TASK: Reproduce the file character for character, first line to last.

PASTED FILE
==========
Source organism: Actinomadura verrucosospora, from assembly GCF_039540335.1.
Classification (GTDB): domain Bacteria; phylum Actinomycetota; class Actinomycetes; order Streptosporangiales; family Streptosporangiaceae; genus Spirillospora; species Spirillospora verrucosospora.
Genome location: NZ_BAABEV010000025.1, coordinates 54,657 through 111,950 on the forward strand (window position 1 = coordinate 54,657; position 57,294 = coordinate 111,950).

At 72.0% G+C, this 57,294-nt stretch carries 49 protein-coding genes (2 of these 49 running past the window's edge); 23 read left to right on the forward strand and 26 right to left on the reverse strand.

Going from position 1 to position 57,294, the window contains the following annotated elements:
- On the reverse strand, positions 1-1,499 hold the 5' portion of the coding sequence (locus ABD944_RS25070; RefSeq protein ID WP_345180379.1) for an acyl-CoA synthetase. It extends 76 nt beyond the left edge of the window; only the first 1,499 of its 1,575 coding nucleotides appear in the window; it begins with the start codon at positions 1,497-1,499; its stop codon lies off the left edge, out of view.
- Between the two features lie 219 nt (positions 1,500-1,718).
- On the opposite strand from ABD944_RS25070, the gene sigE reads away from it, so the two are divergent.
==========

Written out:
Source organism: Actinomadura verrucosospora, from assembly GCF_039540335.1.
Classification (GTDB): domain Bacteria; phylum Actinomycetota; class Actinomycetes; order Streptosporangiales; family Streptosporangiaceae; genus Spirillospora; species Spirillospora verrucosospora.
Genome location: NZ_BAABEV010000025.1, coordinates 54,657 through 111,950 on the forward strand (window position 1 = coordinate 54,657; position 57,294 = coordinate 111,950).

At 72.0% G+C, this 57,294-nt stretch carries 49 protein-coding genes (2 of these 49 running past the window's edge); 23 read left to right on the forward strand and 26 right to left on the reverse strand.

Going from position 1 to position 57,294, the window contains the following annotated elements:
- On the reverse strand, positions 1-1,499 hold the 5' portion of the coding sequence (locus ABD944_RS25070; RefSeq protein ID WP_345180379.1) for an acyl-CoA synthetase. It extends 76 nt beyond the left edge of the window; only the first 1,499 of its 1,575 coding nucleotides appear in the window; it begins with the start codon at positions 1,497-1,499; its stop codon lies off the left edge, out of view.
- Between the two features lie 219 nt (positions 1,500-1,718).
- On the opposite strand from ABD944_RS25070, the gene sigE reads away from it, so the two are divergent.